12 T.F.Tout. Chapters in the Administrative History of Medieval England vol III. (1928), p.417

13 Goodman, Loyal Conspiracy, p.129

14 CPR 1385-9, p395

15 Ibid. p.397-8

16 Goodman, Loyal Conspiracy, p.26

17 Martin,Knightons Chronicle. p,407

18 Hector and Harvey. Westminster Chronicle. p.213

19 Martin, Knighton's Chronicle. p.413n

20 Given-Wilson, Royal Household. p.221

1 ToutChapters, vol III, p.428

2 Ibid p 428. Westminster mistakenly places the arrests a few days earlier (Hector and Harvey, Westminster Chronicle,p.229 )

3 CCR 1385-9, p394

4 Ibid,; Kingsford, DNB, p.1164

5 CCR 1385-9, p397

6 Goodman, Loyal Conspiracy p.26

7 Tout, Chapters vol. 11I, p.452n

8 In e-mail from Dr--------, 11th April 2000 (taken from PRO E101/401/16 m27)see Appendix 3

9 CCR 1385-9, p.397

10 Ibid

11 Hectot and Harvey, Westminster Chronicle, p.369

12 Tout, Chapters, vol III, p, 149

13 Ibid. p.309n

14 Hector and Harvey, Westminster Chronicle, p.369

15 On the 8th Octobcr 1388 an order was made to seize his lands (CPR 1383-91 p291). His possessions in Iklingion, Cambridge, were specifically ordered to be seized on the 10th October 1388 (CCR—1385-9 p. 533)

16 CPR 1385-9 p.550

17 Kingsford, DNB, vol. XIX, p.1164

18 Hector and Harvey, Westminster Chronicle, p.369

1 Aston, BIHR, (1965), p.128 (taken from Rot. Parl III, pp. 153-4)

2 Hector and Harvey, Westminster Chronicle p.49

3 Saul, Richard II, (1997}, pp. 105-6

4 CCR 1385-9, p.6l

5 Kingsford, DNB, vol. XIX, p.1164


Notes for Appendix 1

1. R.W. Dunning, A History of the CounW of Somerset, vol. VI, (1992), p. 141

2. Ibid.

3. CFR 1272-1307, p. 144 & p.222

4. IMP Edward II, vol. VI, p.43 (no.57)

5. Ibid.; CFR 1307-19, p. 229

6. T.J. Hunt and P. N. Dawe eds., Notes and Queries for Somerset and Dorset vol. XXVI,

(1955), p. 51

7. CCR 1343-6, p.635

8. Hunt and Dawe, Notes and Queries, vol. XXVI, p. 51; C. L. Kingsford, ' Thomas Trivet', DNB, vol. XIX, p. 1163

9. IMP 7-15 Richard II, vol. XVI, pp. 298-9 (no.769)

10. CPR 1429-36, p.332; IMP 7-15 Richard IL vol. XVI, p.298 (no.767); E. F. Jacob ed., The Register of Henry Chichelle, Archbishop of Canterbury, 1414-1443, vol. II, pp. 495-7

11. IMP 7-15 Richard II, vol. XVI, p.297 (no.764)

12. This line of descendants is taken from F. W. Weaver and C. H. Mayo eds., Notes and Queries for Somerset and Dorset vol. IX, (1905), pp. 119-22

13. CPR 1330-34, p. 89

14. J. G. Fotheringham, 'Matthew Gournay', DNB, vol. VIII, p.291

15. This line of descendants is taken from IMP Edward HIt, vol. IX, p.399 (no.576)

16. IMP Edward HI, vol. XII, pp. 128-9 (no. 152)

17. IMP 7-15 Richard II, vol. XVI, p.205 (nos. 534-7)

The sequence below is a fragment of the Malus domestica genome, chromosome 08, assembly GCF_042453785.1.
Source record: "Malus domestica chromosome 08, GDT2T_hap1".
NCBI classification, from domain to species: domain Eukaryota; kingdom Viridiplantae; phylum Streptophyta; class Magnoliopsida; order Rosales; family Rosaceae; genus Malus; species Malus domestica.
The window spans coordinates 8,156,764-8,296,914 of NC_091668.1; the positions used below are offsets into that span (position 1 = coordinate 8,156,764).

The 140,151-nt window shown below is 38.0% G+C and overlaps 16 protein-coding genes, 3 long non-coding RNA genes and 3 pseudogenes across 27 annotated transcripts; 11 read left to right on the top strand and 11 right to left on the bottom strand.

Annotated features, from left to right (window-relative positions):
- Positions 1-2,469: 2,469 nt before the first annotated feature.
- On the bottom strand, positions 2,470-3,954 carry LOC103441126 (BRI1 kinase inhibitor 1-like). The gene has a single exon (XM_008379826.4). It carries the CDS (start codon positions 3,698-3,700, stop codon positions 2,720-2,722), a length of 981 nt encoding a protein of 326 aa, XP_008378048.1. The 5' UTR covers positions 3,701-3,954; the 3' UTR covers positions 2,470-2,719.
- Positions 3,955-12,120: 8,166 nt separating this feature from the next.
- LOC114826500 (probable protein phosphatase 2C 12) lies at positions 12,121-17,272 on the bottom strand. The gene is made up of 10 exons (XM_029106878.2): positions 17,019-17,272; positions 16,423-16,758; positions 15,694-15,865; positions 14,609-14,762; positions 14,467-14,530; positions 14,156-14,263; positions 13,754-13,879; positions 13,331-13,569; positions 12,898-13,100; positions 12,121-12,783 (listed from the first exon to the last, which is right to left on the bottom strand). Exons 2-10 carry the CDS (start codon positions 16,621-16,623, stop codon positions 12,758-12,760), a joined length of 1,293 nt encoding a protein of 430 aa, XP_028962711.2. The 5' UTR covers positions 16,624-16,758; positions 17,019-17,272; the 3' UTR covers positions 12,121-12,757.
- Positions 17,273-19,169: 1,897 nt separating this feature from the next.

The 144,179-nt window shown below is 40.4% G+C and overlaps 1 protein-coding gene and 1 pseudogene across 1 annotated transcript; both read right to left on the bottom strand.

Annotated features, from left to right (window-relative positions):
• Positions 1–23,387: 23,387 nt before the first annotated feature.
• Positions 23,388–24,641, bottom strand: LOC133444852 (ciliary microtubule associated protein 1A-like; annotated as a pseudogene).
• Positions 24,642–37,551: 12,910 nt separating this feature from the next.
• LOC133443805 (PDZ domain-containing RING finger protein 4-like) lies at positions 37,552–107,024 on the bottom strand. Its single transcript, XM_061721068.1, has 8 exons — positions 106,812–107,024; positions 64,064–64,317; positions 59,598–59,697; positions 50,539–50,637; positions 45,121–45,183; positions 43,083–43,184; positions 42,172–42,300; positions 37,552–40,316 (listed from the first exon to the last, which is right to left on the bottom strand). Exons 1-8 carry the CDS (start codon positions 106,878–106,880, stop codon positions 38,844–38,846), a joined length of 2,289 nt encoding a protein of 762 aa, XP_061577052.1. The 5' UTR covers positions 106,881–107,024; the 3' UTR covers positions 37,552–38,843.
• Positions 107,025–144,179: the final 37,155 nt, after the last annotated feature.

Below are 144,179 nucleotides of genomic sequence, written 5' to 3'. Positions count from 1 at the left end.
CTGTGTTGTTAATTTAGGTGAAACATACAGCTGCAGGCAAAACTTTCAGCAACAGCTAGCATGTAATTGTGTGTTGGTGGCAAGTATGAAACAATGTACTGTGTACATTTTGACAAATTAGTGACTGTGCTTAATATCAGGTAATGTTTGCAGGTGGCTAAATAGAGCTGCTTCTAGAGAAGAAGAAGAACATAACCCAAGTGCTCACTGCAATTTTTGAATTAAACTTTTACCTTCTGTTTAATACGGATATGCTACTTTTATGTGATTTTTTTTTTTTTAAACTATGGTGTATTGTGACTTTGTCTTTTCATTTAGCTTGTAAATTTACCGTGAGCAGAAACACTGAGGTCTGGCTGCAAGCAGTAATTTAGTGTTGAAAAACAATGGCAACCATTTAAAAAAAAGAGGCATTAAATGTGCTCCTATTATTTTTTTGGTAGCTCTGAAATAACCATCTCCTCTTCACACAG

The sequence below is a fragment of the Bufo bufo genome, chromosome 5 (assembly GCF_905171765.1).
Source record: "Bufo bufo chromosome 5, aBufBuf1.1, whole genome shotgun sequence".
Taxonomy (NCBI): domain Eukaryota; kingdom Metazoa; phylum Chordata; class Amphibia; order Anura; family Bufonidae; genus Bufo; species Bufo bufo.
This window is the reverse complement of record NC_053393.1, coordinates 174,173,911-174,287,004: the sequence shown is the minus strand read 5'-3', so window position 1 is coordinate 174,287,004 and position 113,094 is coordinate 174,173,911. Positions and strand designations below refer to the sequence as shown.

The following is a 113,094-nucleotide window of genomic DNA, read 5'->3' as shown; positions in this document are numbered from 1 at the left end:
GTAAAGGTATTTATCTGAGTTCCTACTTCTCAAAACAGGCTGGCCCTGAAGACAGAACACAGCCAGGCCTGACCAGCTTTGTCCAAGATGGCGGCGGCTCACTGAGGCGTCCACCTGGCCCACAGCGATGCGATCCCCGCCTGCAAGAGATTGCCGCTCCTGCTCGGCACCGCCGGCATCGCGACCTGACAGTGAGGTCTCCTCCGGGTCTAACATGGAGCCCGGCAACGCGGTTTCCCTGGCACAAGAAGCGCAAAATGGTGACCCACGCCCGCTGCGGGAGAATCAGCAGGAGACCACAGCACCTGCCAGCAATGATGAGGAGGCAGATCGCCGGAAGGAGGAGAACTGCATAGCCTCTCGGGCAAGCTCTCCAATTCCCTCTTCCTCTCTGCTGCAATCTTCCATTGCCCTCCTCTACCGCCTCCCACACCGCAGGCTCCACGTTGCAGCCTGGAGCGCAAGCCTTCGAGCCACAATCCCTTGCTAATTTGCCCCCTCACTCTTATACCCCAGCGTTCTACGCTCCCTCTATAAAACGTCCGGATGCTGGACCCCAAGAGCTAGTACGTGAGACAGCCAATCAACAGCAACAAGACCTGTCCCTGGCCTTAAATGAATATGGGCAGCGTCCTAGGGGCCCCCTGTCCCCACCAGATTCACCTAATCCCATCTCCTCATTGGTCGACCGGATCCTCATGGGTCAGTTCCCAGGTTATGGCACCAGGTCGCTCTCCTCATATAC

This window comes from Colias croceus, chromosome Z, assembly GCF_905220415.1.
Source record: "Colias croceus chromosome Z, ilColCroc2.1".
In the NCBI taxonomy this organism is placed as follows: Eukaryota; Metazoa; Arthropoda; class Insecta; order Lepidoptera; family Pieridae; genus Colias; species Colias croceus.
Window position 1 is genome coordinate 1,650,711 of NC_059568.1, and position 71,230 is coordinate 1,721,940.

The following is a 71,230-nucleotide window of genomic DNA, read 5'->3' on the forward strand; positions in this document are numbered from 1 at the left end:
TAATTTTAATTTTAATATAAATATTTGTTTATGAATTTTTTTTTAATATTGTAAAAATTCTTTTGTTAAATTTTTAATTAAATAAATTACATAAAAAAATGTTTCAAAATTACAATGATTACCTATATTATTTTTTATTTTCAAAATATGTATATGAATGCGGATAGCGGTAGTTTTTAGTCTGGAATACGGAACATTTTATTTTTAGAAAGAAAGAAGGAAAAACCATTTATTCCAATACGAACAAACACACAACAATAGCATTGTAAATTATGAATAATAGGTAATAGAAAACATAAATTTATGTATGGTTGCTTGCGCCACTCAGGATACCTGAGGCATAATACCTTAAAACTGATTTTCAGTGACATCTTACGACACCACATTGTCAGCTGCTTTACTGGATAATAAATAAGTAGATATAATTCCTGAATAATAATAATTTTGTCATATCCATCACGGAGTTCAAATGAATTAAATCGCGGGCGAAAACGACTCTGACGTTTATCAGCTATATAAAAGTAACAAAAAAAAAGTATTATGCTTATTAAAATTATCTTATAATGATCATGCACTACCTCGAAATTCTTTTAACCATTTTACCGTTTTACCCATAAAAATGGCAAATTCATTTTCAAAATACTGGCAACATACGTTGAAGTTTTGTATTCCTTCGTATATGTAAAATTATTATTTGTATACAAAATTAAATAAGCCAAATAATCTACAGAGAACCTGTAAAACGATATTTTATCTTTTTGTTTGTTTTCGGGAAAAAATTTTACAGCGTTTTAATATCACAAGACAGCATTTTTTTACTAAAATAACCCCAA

From: Dr -----------------

Sent: 11 April 2000 22:55

Subject: Thomas Trivet

Thomas Tryvet was a household knight of Richard H; more importantly, he was a banneret of the household. Evidence for his chamber office can be found only for year 1, 22 June 1377 - 21 June 1378, PRO C61/91 ml0. This document = the Gascon Rolls.

Evidence for chamber office can most reliably be found in the Wardrobe Books but their survival is patchy; all we have for RII's reign cover the years 7/8; 13/14; 16/17; 19/20; and these do NOT include Thomas; the only mention of him as a chamber knight comes from the C61 mentioned above.

**However, he is mentioned as a 'banneret' of the household in:

year 7, when he was amongst the group of knights who went to meet Anne at Calais. He was one of only 3 bannerets then mentioned. The others = William Montagu, le ritz [son of the earl of Salisbury] and John Bourser; year 9, when he received robes for the funeral of Joan of Kent - October 1385, PRO E101/401/16 m27.

He then received 4 ells of black long cloth in company with the earls of Kent, Oxford, Nottingham, Suffolk, as well as the sub-chamberlain, Simon BurIcy, and the steward Lord John Montagu. Thus the group he was included in was illustrious. The other household knights [not bannerets] received only 3~ ells of long black cloth on this same occasion. The extra cloth = either for a longer sleeve or a higher neck to denote household seniority.

Do not be misled into thinking that the chamber knights were the most senior of the household knights. For example, on the occasion of Joan's funeral, Peter Comenay, William Neville, Baldwin Bereford, Richard Abberbury, Nicholas Sarnesfeld etc. all received cloth together with all the other household knights even though they had all at some time between 1377-85 held chamber office and been mentioned in the Wardrobe Book, E101/401/2 f42.

Since you will find it difficult to consult documents, I give references to my thesis which has all this set out on pp. 301; 304; 326; 327. Also p.237, which shows that there was evidence for his household status in years 1,3, 8, 9, 1 l[also year 10 which I seem to have left out of the Appendix] and that he was dead in year 13. Thus also look at pp. 241,247, 261,269, 271 which give dates and documentary references. If you want any help with these specifically please ask.

Shelagh Mitchell, Some Aspects of the Knightly HousehoM of Richard ll, London University PhD thesis 1998 (LSE thesis).

Tryvet was also Admiral of the South and West in year 10, C66/322 m27; you can find this in the printed Calendars of Patent Rolls for October 1386. Also see, CPR 1385-89 p. 376.

I also have payment being made to him as Admiral in 1389, from the Issue Rolls [see below#].